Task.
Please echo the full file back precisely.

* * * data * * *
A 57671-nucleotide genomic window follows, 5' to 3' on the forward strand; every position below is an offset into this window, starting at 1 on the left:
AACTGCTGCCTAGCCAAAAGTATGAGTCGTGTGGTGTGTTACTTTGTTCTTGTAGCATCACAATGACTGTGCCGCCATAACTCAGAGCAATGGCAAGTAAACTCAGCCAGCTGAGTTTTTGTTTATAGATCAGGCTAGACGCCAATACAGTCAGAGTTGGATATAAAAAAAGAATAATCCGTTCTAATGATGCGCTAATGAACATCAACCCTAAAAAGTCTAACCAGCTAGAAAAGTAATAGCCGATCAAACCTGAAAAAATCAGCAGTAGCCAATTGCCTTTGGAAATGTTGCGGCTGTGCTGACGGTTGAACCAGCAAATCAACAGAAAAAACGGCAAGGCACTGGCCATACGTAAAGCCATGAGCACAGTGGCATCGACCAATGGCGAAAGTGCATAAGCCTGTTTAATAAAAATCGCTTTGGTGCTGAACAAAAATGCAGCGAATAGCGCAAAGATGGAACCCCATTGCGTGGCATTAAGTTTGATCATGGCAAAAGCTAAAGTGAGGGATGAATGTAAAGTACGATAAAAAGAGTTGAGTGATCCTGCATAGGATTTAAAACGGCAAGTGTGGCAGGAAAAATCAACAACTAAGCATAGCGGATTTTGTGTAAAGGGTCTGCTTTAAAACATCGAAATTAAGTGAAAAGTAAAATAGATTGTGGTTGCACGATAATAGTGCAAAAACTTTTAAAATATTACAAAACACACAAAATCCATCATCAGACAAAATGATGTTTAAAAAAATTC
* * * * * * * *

A 57671-nucleotide genomic window follows, 5' to 3' on the forward strand; every position below is an offset into this window, starting at 1 on the left:
AACTGCTGCCTAGCCAAAAGTATGAGTCGTGTGGTGTGTTACTTTGTTCTTGTAGCATCACAATGACTGTGCCGCCATAACTCAGAGCAATGGCAAGTAAACTCAGCCAGCTGAGTTTTTGTTTATAGATCAGGCTAGACGCCAATACAGTCAGAGTTGGATATAAAAAAAGAATAATCCGTTCTAATGATGCGCTAATGAACATCAACCCTAAAAAGTCTAACCAGCTAGAAAAGTAATAGCCGATCAAACCTGAAAAAATCAGCAGTAGCCAATTGCCTTTGGAAATGTTGCGGCTGTGCTGACGGTTGAACCAGCAAATCAACAGAAAAAACGGCAAGGCACTGGCCATACGTAAAGCCATGAGCACAGTGGCATCGACCAATGGCGAAAGTGCATAAGCCTGTTTAATAAAAATCGCTTTGGTGCTGAACAAAAATGCAGCGAATAGCGCAAAGATGGAACCCCATTGCGTGGCATTAAGTTTGATCATGGCAAAAGCTAAAGTGAGGGATGAATGTAAAGTACGATAAAAAGAGTTGAGTGATCCTGCATAGGATTTAAAACGGCAAGTGTGGCAGGAAAAATCAACAACTAAGCATAGCGGATTTTGTGTAAAGGGTCTGCTTTAAAACATCGAAATTAAGTGAAAAGTAAAATAGATTGTGGTTGCACGATAATAGTGCAAAAACTTTTAAAATATTACAAAACACACAAAATCCATCATCAGACAAAATGATGTTTAAAAAAATTC